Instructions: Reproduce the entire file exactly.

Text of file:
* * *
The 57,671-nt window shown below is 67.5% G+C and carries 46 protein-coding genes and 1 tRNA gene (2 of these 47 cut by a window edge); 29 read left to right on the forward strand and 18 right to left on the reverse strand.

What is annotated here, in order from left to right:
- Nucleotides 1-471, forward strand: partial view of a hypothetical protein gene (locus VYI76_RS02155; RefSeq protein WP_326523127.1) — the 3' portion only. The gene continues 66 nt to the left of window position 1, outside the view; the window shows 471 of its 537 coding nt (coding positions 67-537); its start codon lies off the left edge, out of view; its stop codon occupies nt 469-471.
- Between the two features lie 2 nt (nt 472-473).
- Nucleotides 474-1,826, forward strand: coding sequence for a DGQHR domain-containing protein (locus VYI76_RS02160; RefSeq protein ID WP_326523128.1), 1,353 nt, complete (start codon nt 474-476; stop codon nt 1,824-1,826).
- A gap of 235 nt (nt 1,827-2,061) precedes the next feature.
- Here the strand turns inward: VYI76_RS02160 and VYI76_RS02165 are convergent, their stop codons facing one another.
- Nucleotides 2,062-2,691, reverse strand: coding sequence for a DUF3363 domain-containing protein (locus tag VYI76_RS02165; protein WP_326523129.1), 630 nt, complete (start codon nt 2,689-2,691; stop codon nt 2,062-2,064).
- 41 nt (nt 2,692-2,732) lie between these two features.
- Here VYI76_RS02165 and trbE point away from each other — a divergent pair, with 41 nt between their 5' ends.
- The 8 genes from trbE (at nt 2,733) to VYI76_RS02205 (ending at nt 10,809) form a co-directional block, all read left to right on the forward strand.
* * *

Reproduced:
The 57,671-nt window shown below is 67.5% G+C and carries 46 protein-coding genes and 1 tRNA gene (2 of these 47 cut by a window edge); 29 read left to right on the forward strand and 18 right to left on the reverse strand.

What is annotated here, in order from left to right:
- Nucleotides 1-471, forward strand: partial view of a hypothetical protein gene (locus VYI76_RS02155; RefSeq protein WP_326523127.1) — the 3' portion only. The gene continues 66 nt to the left of window position 1, outside the view; the window shows 471 of its 537 coding nt (coding positions 67-537); its start codon lies off the left edge, out of view; its stop codon occupies nt 469-471.
- Between the two features lie 2 nt (nt 472-473).
- Nucleotides 474-1,826, forward strand: coding sequence for a DGQHR domain-containing protein (locus VYI76_RS02160; RefSeq protein ID WP_326523128.1), 1,353 nt, complete (start codon nt 474-476; stop codon nt 1,824-1,826).
- A gap of 235 nt (nt 1,827-2,061) precedes the next feature.
- Here the strand turns inward: VYI76_RS02160 and VYI76_RS02165 are convergent, their stop codons facing one another.
- Nucleotides 2,062-2,691, reverse strand: coding sequence for a DUF3363 domain-containing protein (locus tag VYI76_RS02165; protein WP_326523129.1), 630 nt, complete (start codon nt 2,689-2,691; stop codon nt 2,062-2,064).
- 41 nt (nt 2,692-2,732) lie between these two features.
- Here VYI76_RS02165 and trbE point away from each other — a divergent pair, with 41 nt between their 5' ends.
- The 8 genes from trbE (at nt 2,733) to VYI76_RS02205 (ending at nt 10,809) form a co-directional block, all read left to right on the forward strand.